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The floating on air thing is something I definitely experience. Everything seems surreal. I believe they call it depersonalization or derealization or something like that. Yes, it does happen with anxiety.

One thing you mentioned that struck me is that you have a 50% damage to your balance system in one ear. I actually have the same thing. It's 30% for me in my left ear. Several years ago, I was hit with some kind of illness where I experienced severe vertigo and it felt like my head was in a vice. This went on for months (and no, this was not anxiety, it was an actual illness). I was diagnosed with labyrinthitis and I get checked yearly by a neurotologist (special ear doctor) to ensure that it doesn't get any worse. Along with this problem, I also developed a constant ringing in my left ear (it's called tinnitus). Thankfully, I haven't lost any hearing. As you may imagine, while this was going on, my anxiety was through the roof, making that entire period of my life a living nightmare. It was at that time when I had CAT scans and MRI's of my brain to make sure there was no tumor. Now, I'm at the point where I don't even notice the ringing anymore. I only hear it in a very quiet room. And my brain has compensated for the balance problem and I have no balance issues at all. The fact that you feel that rubber band like pressure around your head makes me wonder if you are experiencing a similar type of thing. I'm not a doctor and can't diagnose you. But that is exactly what I experienced when I had the labyrinthitis and I also suffered damage to the balance nerve. The good news is, it went away. It took several months, but it did get better.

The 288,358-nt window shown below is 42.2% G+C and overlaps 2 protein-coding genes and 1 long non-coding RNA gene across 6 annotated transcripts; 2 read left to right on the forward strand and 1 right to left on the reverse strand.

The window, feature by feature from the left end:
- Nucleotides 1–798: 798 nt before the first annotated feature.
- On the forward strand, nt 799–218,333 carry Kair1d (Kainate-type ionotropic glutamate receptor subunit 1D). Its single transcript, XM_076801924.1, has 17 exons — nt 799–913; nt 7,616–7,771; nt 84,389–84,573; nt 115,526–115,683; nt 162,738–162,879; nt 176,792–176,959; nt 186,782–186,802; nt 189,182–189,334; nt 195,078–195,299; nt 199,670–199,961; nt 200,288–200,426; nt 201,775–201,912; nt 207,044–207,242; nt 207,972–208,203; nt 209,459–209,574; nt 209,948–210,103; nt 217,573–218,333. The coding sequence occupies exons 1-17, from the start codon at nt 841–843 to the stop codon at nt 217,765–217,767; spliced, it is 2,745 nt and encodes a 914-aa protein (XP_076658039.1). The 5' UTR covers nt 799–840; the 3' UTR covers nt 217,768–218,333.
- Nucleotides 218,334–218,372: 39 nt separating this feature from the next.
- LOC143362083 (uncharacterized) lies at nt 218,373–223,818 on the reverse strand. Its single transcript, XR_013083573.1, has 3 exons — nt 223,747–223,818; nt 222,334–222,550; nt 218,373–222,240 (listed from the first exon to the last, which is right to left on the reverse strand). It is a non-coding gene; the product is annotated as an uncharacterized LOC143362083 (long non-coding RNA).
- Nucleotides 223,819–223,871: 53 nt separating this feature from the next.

You mention jerky movements and, again, I have experienced something similar. When my anxiety was at it's worst, I literally couldn't fall asleep because every time I started to fall asleep, my body would literally jerk awake. Like my whole head, or an arm, or a leg would actually jump and wake me up. It is called a myoclonic jerk. Not sure if you experience that. As my anxiety calmed down, that stopped.

As far as medications, they tried me on Zoloft first. I had an alergic reaction to that where I broke out in hives all over my arms so they switched me to Effexor. What I will say about Effexor is that it really seemed to totally numb me out. Personally, I hated it. It was also an absolute nightmare to get off. It required a VERY slow taper otherwise I experienced really weird side effects. They then tried me on Lexapro. Lexapro seemed to be mild and evened me out a little. It didn't seem bad, but I just kind of discontinued taking it because I'm not the type who like to take pills forever. What I swear by is Klonopin. When I get into that nonstop cycle of anxiety, Klonopin interrupts it and gets me back to normal. It hasn't failed me yet. I will only stay on it a week or two at most because of the potential for dependency.





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